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Cover image for The wanted
Format:
Title:
The wanted
ISBN:
9780399161506

9780525536109

9780735218710
Publication:
New York : G.P. Putnam's Sons, [2017]
Physical Description:
322 pages ; 24 cm
General Note:
Sequel to: The promise.
Summary:
When single mother Devon Connor hires private investigator Elvis Cole, it's because her troubled teenage son Tyson is flashing cash and she's afraid he's dealing drugs. But the truth is devastatingly different. With two other partners in crime, he's been responsible for a string of high-end burglaries, a crime spree that takes a deadly turn when one of them is murdered and Tyson and his girlfriend disappear. They stole the wrong thing from the wrong man. Determined to get it back, he has hired a team that is smart and brutal. To even the odds, Cole calls in his friends Joe Pike and Jon Stone. But even they may be overmatched. The hired killers are leaving a trail of bodies in their wake. A few more won't make any difference.
Electronic Access:
URL http://www.robertcrais.com
Holds:

Available:*

Library
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MYSTERY - CRAIS
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FICTION - CRAIS
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Crais, R.
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FIC CRAIS 2017
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CRAIS Cole & Pike #6
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MYSTERY CRAIS
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MYSTERY CRAIS
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MYSTERY Crais, R.
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MYSTERY Crais, R.
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MYSTERY Crais, R.
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Crais, Robert Elvis Cole & Joe Pike v.1
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MYS CRAIS
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CRAIS Robert
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MYSTERY Crais, R.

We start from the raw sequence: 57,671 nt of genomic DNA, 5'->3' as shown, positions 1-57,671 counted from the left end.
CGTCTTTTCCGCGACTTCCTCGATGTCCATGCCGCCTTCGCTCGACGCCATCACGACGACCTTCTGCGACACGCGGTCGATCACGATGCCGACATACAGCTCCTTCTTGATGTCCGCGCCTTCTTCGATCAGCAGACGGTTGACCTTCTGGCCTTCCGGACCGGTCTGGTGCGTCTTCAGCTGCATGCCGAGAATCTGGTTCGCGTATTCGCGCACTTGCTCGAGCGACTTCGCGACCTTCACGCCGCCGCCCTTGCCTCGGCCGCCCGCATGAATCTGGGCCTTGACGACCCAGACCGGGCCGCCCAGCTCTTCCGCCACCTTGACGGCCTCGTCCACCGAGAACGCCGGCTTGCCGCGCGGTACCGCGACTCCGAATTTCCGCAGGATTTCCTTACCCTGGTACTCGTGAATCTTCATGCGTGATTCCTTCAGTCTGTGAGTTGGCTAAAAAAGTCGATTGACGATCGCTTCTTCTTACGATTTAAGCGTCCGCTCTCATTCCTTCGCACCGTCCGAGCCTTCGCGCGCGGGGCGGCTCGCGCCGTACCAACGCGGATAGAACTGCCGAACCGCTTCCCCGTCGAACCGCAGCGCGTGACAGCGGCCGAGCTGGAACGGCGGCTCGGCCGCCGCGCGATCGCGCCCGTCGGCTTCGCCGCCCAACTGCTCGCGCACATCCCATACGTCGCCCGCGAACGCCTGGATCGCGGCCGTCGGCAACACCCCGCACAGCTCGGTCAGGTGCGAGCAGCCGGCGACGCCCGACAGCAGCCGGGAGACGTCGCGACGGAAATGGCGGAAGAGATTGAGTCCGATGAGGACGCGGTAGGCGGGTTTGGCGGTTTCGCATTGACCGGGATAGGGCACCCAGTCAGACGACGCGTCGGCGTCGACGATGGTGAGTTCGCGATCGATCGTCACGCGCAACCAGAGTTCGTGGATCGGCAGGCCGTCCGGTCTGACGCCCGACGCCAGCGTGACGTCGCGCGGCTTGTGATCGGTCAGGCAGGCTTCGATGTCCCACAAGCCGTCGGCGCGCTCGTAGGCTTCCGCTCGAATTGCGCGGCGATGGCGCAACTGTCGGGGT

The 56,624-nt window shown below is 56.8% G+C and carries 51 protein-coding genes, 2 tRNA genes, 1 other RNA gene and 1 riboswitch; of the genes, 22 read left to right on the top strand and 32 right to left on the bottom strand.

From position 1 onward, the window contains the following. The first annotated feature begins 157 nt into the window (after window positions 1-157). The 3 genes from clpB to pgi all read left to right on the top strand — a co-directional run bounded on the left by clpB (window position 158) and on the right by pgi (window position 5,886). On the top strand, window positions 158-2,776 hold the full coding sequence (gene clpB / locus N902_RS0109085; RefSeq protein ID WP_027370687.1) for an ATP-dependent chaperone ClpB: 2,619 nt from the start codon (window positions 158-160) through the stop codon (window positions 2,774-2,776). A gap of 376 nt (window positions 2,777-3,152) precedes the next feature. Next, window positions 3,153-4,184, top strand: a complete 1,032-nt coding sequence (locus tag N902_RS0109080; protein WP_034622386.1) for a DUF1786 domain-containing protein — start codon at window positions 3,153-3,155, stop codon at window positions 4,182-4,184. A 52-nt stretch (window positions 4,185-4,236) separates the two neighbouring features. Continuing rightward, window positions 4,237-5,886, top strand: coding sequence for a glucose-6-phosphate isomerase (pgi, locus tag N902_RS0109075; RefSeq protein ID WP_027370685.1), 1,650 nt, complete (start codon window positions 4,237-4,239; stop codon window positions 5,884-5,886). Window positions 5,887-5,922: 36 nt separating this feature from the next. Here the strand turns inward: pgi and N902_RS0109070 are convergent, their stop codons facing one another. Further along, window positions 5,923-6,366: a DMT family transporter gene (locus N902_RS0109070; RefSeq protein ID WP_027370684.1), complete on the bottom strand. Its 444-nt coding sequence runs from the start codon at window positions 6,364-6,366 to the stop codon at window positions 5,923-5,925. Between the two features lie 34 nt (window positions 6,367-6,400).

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Crais
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On Order

Summary

Summary

THE NEW YORK TIMES BESTSELLER

Investigator Elvis Cole and his partner Joe Pike take on the deadliest case of their lives in the new masterpiece of suspense from #1 New York Times -bestselling author Robert Crais.

It seemed like a simple case--before the bodies started piling up...

When single-mother Devon Connor hires Elvis Cole, it's because her troubled teenage son Tyson is flashing cash and she's afraid he's dealing drugs. But the truth is devastatingly different. With two others, he's been responsible for a string of high-end burglaries, a crime spree that takes a deadly turn when one of them is murdered and Tyson and his girlfriend disappear.

They stole the wrong thing from the wrong man, and, determined to get it back, he has hired two men who are smart and brutal and the best at what they do.

To even the odds, Cole brings in his friend Joe Pike, but even the two of them together may be overmatched. The police don't want them anywhere near the investigation, the teenagers refuse to be found, and the hired killers are leaving a trail of bodies in their wake. Pretty soon, they'll find out everything they need to know to track the kids down--and then nothing that Elvis or Joe can do may make any difference. It might even get them killed.


Author Notes

Robert Crais was born in 1953 in Baton Rouge, Louisiana. Before becoming a writer, he was a mechanical engineer. In 1976, he began writing scripts for television series including Miami Vice, Cagney and Lacey, and Hill Street Blues. He is the author of the Elvis Cole series and the Joe Pike series. The Monkey's Raincoat won the Anthony and Macavity Awards in 1988. In 2005, his novel Hostage was adapted into a movie starring Bruce Willis. He is the 2006 recipient of the Ross Macdonald Literary Award. In 2017 his title, The First Rule, made the IBook Best Seller List.

(Bowker Author Biography)


Reviews 5

Publisher's Weekly Review

In bestseller Crais's taut 17th thriller to feature L.A. PI Elvis Cole and his cryptic sidekick, Joe Pike (after 2015's The Promise), frantic mom Devin Connor hires Elvis to find out why her teenage son, Tyson, has a mountain of expensive clothing, cash, and a $40,000 Rolex hidden in his bedroom. It turns out that Tyson is part of a trio that has robbed 18 homes. But before Tyson can agree to surrender himself, co-robber Alec turns up dead-a victim of Harvey and Stemms, two eccentric hit men. They know the kids have stolen a laptop coded with valuable information and will joyfully kill to recover it. Panicked, Tyson goes off the grid with his girlfriend and fellow thief, Amber. Now Elvis, aided by the implacable Pike, must find the teens before Harvey and Stemms do. The empathic Elvis takes center stage, with just enough hard-boiled Pike to season the mayhem. The plot isn't Crais's most inventive, but it's still expertly crafted. Agent: Aaron Priest, Aaron M. Priest Literary Agency. (Dec.) © Copyright PWxyz, LLC. All rights reserved.